After winning us back with Midnight in Paris and earning his first Oscar in 25 years, Woody Allen assaulted audiences with one of the more tedious, inane, lifeless films of his entire career this summer: To Rome With Love. The workaholic director (who has been reliably churning out a feature virtually every year for over four decades) appeared as if he were exhausted -- no, worse -- sleepwalking with a camera in hand, muttering stale schtick he wrote in the 1970s.
It's sad to see your idols fail miserably. Thankfully, I'm happy to report that the spirit of Allen is alive and well in writer/director/unlikely leading man Mike Birbiglia's Sleepwalk with Me. This charming gem set in the world of stand-up comedy, co-produced and co-scripted by This American Life's Ira Glass, is the latest in a long line of smart, bittersweet romantic tales heavily influenced by Allen's 1977 classic Annie Hall, including When Harry Met Sally, High Fidelity, (500) Days of Summer, and Blue Valentine. Like its predecessors, Sleepwalk works like a dream, winning us over without ever pandering to our expectations.
In this adaptation of his autobiographical one-man show, Birbiglia stars as a Matt Pandamiglio -- a struggling comic with severe commitment issues and no real career prospects. Told largely in flashbacks with direct-address monologues interspersed throughout, Sleepwalk begins when Matt is about to move in with his girlfriend Abby (Lauren Ambrose) of eight years. Armed with five minutes of stale stand-up material, he's determined to prolong his adolescence working as a bartender/janitor at a comedy club. Meanwhile, Abby is waiting for the schlub to grow up, drop the ring, and impregnate her -- which terrifies Matt to no end and renders him limp in bed. "What if I'm holding the baby, and then the baby just dies," he asks her.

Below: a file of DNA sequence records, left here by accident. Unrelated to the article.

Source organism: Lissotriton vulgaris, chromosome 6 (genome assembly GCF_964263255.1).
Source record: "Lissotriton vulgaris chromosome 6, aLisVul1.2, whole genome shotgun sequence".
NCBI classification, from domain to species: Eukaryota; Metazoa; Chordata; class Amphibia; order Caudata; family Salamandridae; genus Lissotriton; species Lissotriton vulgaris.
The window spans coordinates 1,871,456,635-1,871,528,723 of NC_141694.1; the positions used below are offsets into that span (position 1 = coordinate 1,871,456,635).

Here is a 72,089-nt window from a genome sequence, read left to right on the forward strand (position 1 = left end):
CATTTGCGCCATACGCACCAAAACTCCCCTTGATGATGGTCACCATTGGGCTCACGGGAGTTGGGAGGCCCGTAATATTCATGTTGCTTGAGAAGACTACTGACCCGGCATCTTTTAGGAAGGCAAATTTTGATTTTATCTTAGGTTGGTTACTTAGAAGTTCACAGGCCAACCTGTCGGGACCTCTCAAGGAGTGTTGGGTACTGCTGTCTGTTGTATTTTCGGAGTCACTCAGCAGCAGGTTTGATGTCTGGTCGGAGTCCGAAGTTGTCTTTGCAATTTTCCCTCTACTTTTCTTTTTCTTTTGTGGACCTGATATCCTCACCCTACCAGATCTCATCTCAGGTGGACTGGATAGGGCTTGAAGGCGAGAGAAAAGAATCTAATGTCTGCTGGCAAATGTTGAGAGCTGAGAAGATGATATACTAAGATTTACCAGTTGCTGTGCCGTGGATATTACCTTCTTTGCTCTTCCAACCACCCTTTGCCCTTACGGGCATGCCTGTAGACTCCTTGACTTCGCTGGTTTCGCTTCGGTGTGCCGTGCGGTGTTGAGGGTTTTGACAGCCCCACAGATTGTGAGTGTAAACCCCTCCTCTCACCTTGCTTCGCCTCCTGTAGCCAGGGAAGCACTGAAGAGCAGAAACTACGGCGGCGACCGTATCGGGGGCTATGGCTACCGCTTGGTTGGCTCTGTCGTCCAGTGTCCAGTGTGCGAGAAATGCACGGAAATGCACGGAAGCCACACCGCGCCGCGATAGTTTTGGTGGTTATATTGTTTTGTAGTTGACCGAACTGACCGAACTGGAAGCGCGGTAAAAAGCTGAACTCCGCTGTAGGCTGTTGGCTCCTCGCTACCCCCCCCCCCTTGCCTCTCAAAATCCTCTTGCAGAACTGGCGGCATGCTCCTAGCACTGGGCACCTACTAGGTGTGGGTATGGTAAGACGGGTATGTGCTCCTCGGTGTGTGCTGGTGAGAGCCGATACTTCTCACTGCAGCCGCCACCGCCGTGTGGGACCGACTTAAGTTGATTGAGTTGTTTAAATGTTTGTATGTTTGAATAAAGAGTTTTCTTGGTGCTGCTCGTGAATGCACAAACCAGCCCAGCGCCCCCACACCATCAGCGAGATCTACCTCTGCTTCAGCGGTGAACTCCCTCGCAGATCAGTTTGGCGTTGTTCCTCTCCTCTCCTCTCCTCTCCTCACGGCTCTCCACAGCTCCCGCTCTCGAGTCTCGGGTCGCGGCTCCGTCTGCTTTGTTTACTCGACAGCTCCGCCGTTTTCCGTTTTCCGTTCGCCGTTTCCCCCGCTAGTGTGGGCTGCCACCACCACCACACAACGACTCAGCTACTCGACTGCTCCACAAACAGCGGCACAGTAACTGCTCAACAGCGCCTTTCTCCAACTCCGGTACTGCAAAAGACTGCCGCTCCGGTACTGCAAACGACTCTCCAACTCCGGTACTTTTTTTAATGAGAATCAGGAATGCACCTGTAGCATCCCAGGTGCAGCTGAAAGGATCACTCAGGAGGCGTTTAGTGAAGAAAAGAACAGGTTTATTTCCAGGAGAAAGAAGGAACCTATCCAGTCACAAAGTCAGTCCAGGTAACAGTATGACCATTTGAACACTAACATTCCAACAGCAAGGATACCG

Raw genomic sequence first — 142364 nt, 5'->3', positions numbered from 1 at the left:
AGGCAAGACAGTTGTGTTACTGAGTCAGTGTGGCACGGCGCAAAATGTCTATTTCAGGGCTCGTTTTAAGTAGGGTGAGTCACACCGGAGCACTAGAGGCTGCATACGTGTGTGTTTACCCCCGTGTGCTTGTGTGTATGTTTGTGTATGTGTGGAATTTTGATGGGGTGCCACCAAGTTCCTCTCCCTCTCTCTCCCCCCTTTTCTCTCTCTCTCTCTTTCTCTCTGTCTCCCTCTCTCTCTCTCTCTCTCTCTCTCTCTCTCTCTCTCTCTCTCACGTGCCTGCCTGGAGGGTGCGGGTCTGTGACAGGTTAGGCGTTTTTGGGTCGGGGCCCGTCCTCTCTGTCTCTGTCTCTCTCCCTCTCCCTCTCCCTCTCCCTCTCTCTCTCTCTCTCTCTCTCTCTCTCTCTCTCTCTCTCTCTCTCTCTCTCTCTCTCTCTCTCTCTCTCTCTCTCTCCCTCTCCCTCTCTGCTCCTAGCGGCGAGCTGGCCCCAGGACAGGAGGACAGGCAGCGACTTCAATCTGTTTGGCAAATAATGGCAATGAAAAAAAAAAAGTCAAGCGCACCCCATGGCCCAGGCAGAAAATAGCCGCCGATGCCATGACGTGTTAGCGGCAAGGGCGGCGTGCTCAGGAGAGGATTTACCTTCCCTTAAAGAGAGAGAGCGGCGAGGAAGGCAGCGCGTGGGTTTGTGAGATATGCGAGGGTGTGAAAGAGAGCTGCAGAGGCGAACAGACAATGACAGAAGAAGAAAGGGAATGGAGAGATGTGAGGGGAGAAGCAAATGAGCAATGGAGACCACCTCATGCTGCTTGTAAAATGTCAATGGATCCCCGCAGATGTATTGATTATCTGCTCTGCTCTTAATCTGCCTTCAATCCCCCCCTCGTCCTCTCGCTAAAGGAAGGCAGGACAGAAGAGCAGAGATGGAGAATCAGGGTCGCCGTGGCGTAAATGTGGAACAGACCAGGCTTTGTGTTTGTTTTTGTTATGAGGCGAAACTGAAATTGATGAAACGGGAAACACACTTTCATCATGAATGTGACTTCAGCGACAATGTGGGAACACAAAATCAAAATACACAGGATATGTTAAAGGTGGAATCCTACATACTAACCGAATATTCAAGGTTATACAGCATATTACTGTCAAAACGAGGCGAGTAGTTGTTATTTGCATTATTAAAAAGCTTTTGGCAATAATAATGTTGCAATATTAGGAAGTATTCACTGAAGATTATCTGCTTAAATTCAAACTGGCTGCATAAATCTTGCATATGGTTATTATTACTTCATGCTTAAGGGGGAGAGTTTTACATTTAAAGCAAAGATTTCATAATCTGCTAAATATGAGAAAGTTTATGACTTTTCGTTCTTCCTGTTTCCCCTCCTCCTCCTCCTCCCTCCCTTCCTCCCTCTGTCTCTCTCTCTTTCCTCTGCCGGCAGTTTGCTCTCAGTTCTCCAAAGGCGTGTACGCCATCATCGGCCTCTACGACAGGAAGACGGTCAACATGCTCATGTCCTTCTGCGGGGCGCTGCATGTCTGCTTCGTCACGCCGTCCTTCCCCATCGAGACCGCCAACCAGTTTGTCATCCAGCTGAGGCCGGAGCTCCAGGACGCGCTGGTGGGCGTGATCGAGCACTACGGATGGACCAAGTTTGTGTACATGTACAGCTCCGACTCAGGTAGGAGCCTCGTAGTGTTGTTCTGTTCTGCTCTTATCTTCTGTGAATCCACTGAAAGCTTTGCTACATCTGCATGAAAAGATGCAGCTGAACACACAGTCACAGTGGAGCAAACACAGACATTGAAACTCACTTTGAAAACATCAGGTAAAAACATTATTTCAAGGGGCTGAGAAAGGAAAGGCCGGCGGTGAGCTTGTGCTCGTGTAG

In order to be a comic, Matt tells us, you have to be delusional. Fortunately, he suffers from a rare REM sleeping disorder that causes him to act out his dreams. While Abby tries to sleep, he fends off imaginary jackals in his bedroom, takes showers fully clothed, races through open fields, and even engages in lengthy conversations with Stanford University professor and Sleep Research Center founder William C. Dement (played by himself). He's hopelessly in denial about his condition until he falls through a second-story glass window and finds himself in a hospital.
Meanwhile, Matt secures his own Danny Rose, Colleen (Sondra James), who sends him across the country for pathetic gigs that barely cover his gas. It's on the road -- away from Abby -- where Matt finally gets comfortable and hilarious up on stage. For the first time, he stops focusing on bits and starts honestly connecting with his audience. He lets it all hang out, revealing his anxieties and romantic woes with strangers.
"I'm not going to get married until I'm sure that nothing else good can happen to me," he quips. Alas, his stand-up success inevitably eats away at his tired relationship.
Structurally, Sleepwalk with Me follows the traditional arc of most bittersweet romantic comedies: We love each other. We're struggling to make it work. I can't do this. It's over.
But Birbiglia has successfully told two love stories simultaneously; the quest of a comic embracing his voice ends up being the more passionate (and intriguing) one, so it's not surprising when he lets the boy-cheats-on-girl saga fizzle out. Along the way, Birbiglia steers clear of Hallmark sentimentality and reveals a deft ear for quirky details. Matt's mother (the hilarious Carol Kane), for instance, is strangely passionate about ordering cakes off the internet.
If there's any justice, Sleepwalk should become the indie sleeper hit we've been waiting for all summer.